FOR IMMEDIATE RELEASE
Media Contact: Terrie Prosper, 415.703.1366, email@example.com
SAN FRANCISCO, December 5, 2019 – The California Public Utilities Commission (CPUC) today adopted a new policy that prioritizes land transfers from investor-owned utilities to Native American Tribes with a historical interest in the land.
Today’s decision provides Native American Tribes an opportunity to regain lands stolen through bias and unfair means in the late 1800s/early 1900s. When a utility tries to dispose of any interest in land that it owns, this policy states a preference that the land go to the native tribe to which the land belongs. Therefore, when the proposed transfer comes before the CPUC for its approval under Section 851 of the Public Utilities Code, this policy establishes an expectation that a transfer to an interested tribe is in the public interest.
The new policy complies with the CPUC’s existing Tribal Consultation Policy, which was adopted in April 2018 and recognized the following goals:
- Recognition and respect for tribal sovereignty
- Encouragement and facilitation of tribal participation in CPUC proceedings
- Meaningful consideration to tribal interests in issues within the CPUC’s jurisdiction
- Protection of tribal cultural resources
“Through the adoption of today’s Tribal Land Transfer Policy, the CPUC recognizes the important tribal interest in return of stolen lands and gives voice to meaningful consideration and prioritization of this important tribal interest,” said Commissioner Martha Guzman Aceves.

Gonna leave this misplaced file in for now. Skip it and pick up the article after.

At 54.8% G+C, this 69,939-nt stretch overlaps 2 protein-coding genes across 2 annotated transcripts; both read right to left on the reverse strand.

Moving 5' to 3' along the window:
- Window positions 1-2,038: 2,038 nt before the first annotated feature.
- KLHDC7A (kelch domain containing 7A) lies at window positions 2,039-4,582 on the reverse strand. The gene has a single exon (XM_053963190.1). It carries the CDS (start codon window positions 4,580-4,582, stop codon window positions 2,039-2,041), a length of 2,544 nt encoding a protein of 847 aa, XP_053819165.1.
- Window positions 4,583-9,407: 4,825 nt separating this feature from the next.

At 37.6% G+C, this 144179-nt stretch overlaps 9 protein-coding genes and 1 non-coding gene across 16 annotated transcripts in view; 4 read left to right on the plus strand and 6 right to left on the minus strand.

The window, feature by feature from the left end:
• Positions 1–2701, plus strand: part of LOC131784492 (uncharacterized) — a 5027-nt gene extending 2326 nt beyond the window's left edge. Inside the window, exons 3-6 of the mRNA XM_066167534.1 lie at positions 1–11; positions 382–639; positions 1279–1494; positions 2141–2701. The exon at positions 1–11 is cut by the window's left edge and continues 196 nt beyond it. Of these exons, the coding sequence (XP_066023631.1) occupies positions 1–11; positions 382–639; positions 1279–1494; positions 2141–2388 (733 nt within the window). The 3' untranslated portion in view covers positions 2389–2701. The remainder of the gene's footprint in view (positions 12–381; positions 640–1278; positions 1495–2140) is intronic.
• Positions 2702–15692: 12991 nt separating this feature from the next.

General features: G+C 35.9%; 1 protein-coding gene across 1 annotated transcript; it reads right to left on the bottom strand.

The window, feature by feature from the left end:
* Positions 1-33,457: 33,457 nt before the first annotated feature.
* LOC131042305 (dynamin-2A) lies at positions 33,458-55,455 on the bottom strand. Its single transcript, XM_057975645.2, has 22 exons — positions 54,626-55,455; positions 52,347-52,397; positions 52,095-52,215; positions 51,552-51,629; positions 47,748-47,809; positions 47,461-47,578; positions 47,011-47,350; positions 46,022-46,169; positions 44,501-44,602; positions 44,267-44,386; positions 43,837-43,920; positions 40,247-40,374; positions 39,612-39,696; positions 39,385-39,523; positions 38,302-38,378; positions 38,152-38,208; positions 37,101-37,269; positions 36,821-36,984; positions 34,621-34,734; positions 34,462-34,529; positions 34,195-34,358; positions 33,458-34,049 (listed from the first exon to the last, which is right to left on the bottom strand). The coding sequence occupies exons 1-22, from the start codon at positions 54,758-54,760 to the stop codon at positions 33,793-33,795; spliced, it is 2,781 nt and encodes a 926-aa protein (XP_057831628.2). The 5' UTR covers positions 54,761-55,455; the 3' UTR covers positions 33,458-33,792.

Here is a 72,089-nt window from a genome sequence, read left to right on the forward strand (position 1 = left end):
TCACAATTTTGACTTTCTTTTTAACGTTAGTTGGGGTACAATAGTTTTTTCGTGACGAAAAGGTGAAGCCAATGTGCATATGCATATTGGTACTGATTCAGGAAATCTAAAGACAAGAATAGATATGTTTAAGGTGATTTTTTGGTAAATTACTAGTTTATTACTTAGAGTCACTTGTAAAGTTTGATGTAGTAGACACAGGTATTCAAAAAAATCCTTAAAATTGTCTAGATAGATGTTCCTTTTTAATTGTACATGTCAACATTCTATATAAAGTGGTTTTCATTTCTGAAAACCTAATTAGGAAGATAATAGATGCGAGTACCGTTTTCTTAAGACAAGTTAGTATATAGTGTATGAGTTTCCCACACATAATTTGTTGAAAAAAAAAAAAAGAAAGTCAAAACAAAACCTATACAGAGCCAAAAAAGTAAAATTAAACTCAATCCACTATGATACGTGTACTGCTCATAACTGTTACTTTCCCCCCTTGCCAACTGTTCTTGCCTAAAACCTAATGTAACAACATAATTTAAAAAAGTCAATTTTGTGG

Added Commissioner Clifford Rechtschaffen, “Under the policy, utilities will offer tribes a first right of refusal to purchase any real property it is selling within the tribe’s ancestral territory, restoring historical, spiritual, and other significant land to the tribes. This can be a model for other state agencies.”
This policy builds on existing statute and two executive orders: Governor Brown’s Executive Order B-10-11 and Governor Newsom’s Executive Order N-15-19. Last June, Governor Newsom issued Executive Order N-15-19 that recognized California’s history “fraught with violence, exploitation, dispossession, and the attempted destruction of tribal communities.” This policy, which the CPUC developed after comment from utilities and tribes, furthers the CPUC’s goals of recognizing and respecting native sovereignty, and of returning tribal lands to their rightful owners.
For more information on CPUC’s Tribal Consultation Policy, please visit www.cpuc.ca.gov/tribal.
The CPUC regulates services and utilities, safeguards the environment, and assures Californians’ access to safe and reliable utility infrastructure and services. For more information on the CPUC, please visit www.cpuc.ca.gov.
Shared from Turtle Talk